Theories Behind The Beard: My Scruff Story

'I faced some concerns about ‘Talibanization’ from family members.'

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‘Pogonophobia’ is a word most of us would be unfamiliar with. It refers to the (oftentimes irrational) fear of beards. It’s an affliction all too common nowadays, depending on where you live of course.

The Fear Is Real

Much of the US suffers from it post-9/11, though there are glorious hipster exceptions such as Seattle, where I was recently, where a man can cross the street with a bushy beard and not draw any stares. However, even some ostensibly Muslim countries seem to have their case of pogonophobia which has yet to recede. For a moderately bearded individual such as myself, this can often be disconcerting.

There was a time, eons ago, when being hirsute was the norm, and the hairless chin was the odd aberration. Having no facial hair would draw questions over one’s masculinity (no offense intended to those unable to grow such fair).

Then came the colonial era, and the image of the clean-shaven Victorian gentleman was imported from Europe to the rest of the world, an image that sticks with stubborn resistance. The traditional bearded look came to be associated with the crude unwashed savages, the natives who didn’t seem to know better.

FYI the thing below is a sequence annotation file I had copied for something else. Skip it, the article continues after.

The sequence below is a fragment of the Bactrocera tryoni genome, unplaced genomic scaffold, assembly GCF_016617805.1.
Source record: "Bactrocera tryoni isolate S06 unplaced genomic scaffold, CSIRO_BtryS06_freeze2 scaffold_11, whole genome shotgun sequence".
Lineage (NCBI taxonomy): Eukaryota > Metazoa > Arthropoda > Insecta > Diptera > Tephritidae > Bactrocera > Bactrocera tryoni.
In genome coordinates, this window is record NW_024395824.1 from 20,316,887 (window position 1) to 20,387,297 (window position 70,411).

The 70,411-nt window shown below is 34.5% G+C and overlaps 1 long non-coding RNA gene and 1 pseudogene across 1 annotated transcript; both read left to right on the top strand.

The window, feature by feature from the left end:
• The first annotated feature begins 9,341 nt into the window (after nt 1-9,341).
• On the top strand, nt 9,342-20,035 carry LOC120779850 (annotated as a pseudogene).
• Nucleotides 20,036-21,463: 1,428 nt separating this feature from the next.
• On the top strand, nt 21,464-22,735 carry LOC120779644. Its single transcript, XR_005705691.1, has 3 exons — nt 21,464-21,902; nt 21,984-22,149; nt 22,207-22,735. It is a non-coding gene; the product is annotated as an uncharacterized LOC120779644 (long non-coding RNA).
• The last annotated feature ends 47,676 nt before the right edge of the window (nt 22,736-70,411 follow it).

Of Beards and Being A Muslim

On a personal level, my decision to grow a beard was firstly religiously inspired. I saw the beard as a symbol that was part and parcel of the identity of a Muslim. I didn’t necessarily pour over the fiqh of whether growing a beard is an obligation in the Deen, but I couldn’t think of a good argument not to grow one, except for how people may react.

For centuries, Muslims would dress and present themselves based on their traditions without any inkling of insecurity. Now that Muslims are globally in a far more weakened state, we no longer hold the degree of pride in our distinctive appearance. Refraining from growing a beard to make my look more socially palatable didn’t strike me as a strong enough disincentive.

Of course, with the beard most certainly comes preconceptions and judgments. To expect that not to be the case is living in fantasy land. I faced some concerns about ‘Talibanization’ from family members. Some non-Muslims are especially curious when first meeting you, and it requires a bit of chit chat before their guard can be lowered.

Not all judgments are necessarily pejorative. Many Muslims may give you a measure of deference just for having a beard, as if it gives you a sheen of piety. I like to think that this respect is actually being given to the Sunnah of our Prophet (pbuh) rather than myself as an individual.


On the flipside, there are plenty of fringe benefits of our facial follicles that most people are unaware of. Studies have shown that beards can be associated with dominance and power based on recent social trends.

My all-time favorite though is the classic beard stroke; a casual caress of the beard during moments of quiet reflection may project wisdom, but it feels pretty darn good as well. Hail to the beard!


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